John Greengo is an award-winning photographer specializing in outdoor and travel photography. Shooting for over 3 decades, John has developed an unrivaled understanding of the industry, tools, techniques and art of photography. When he's not traveling for a new shoot,
Most of nature's beauty has been photographed by lots of people over the years. However, nothing compares to actually visiting famous places, buildings, mountains, etc. and taking your own photographs. John Greengo provides the necessary equipment information, photographic principles, and techniques in a manner which inspires you to put in the extra effort to take the best nature photographs that you can with the gear that you have. His unique illustrations, actual real life photographs, and easily understood explanations are top notch. I highly recommend this outstanding course. I have several of John Greengo's photography courses, and I highly recommend them all. His vast experience with film and digital photography, gained through traveling and working with some well known photographers, gives his courses a unique perspective.
a Creativelive Student
I love this course, John. It is one of my all time favorites. First of all I loved your effort scale. I knew as soon as you went through the scale that you are a guy that I want to listen to. To me, the effort part IS the fun part of photography. When you asked the question about one wish ... the first thing that came to my mind was that I wish I had more time for photography. I like the technology, but I do not wish for any special powers. To me, that would take the challenge away. Photography is wonderful because every subject challenges the photographer to get the angle right, the light right, the settings right ... I love that challenge. I think you do too, John, and that is why this course is so special. The attention you pay to every detail comes from the drive you have to meet the challenges with every thing you've got. That is why your class is so special. Your work ethic is exceptional. SandraNightski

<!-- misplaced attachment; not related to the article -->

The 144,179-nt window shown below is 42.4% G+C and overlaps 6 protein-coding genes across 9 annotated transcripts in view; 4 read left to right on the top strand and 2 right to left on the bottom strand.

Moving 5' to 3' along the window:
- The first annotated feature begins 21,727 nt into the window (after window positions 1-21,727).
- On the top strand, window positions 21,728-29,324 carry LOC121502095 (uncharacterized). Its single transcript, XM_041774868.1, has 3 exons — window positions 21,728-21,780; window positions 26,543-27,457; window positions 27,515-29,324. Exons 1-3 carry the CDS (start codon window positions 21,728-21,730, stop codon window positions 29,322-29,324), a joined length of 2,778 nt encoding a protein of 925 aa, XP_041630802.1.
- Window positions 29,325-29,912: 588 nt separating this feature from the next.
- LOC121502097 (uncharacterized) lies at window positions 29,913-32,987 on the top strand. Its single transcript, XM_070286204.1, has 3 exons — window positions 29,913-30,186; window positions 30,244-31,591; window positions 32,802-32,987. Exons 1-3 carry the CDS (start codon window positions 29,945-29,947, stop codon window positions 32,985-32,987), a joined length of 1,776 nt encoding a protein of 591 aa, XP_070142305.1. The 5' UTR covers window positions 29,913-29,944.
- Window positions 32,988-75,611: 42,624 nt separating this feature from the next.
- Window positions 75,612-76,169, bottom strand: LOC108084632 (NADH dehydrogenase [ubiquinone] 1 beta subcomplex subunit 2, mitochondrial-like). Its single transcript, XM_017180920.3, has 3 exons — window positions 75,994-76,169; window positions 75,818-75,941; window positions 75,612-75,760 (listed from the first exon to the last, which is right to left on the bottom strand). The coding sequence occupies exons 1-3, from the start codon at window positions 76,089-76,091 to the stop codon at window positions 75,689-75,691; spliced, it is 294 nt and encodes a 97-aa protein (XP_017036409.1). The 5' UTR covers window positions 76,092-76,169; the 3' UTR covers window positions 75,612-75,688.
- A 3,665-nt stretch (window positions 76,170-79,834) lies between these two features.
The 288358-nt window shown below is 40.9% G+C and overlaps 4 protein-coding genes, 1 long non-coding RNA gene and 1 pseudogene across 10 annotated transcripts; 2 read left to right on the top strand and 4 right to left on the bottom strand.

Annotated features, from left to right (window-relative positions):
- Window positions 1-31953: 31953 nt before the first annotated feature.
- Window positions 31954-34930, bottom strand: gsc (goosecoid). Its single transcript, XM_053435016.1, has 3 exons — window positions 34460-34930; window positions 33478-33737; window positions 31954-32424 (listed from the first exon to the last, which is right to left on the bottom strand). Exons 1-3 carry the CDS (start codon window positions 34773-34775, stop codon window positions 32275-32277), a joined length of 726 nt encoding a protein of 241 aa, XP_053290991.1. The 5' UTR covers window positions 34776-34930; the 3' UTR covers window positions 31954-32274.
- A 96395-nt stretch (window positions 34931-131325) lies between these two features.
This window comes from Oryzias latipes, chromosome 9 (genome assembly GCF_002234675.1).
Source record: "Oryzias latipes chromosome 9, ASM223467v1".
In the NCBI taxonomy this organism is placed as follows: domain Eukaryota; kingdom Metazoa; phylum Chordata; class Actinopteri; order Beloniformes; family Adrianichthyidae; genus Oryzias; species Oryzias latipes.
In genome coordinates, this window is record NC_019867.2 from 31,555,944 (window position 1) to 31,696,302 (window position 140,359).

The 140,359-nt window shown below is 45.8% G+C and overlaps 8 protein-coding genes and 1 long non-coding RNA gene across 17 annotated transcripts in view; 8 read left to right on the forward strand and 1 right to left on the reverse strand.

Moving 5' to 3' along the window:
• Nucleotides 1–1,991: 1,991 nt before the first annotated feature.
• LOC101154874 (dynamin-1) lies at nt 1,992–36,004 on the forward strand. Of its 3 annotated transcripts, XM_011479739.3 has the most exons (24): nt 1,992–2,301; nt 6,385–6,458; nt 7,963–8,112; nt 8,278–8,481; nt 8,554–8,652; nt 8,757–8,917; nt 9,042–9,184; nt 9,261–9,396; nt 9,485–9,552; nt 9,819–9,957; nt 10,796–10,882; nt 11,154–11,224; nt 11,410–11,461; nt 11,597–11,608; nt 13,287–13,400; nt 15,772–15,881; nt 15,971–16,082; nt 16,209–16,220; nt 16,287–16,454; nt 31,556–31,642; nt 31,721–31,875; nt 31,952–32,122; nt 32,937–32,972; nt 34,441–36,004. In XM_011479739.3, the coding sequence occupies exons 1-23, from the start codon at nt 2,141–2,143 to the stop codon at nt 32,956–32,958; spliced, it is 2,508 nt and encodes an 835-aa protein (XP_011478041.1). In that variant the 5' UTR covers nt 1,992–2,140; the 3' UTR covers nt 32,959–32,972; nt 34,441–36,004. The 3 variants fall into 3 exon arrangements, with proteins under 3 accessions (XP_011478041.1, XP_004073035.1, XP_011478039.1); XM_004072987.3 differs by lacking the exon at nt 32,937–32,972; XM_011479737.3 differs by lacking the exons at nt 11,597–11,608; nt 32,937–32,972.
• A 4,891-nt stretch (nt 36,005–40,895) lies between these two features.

a Creativelive Student
While delving more thoroughly into Nature and Landscape photography in a smaller format, John Greengo provides us with an amazing companion to his outstanding courses Fundamentals Of Digital Photography and Travel Photography. Here he gives us another necessary treatise to study before packing our gear and heading out in a car, a plane, a boat (or just for a long hike), and it’s as entertaining as the others. Thank you again John Greengo and Creative Live for these expert and brilliantly illustrated programs. I just hope you keep finding more subjects to photograph and provide the instructions for.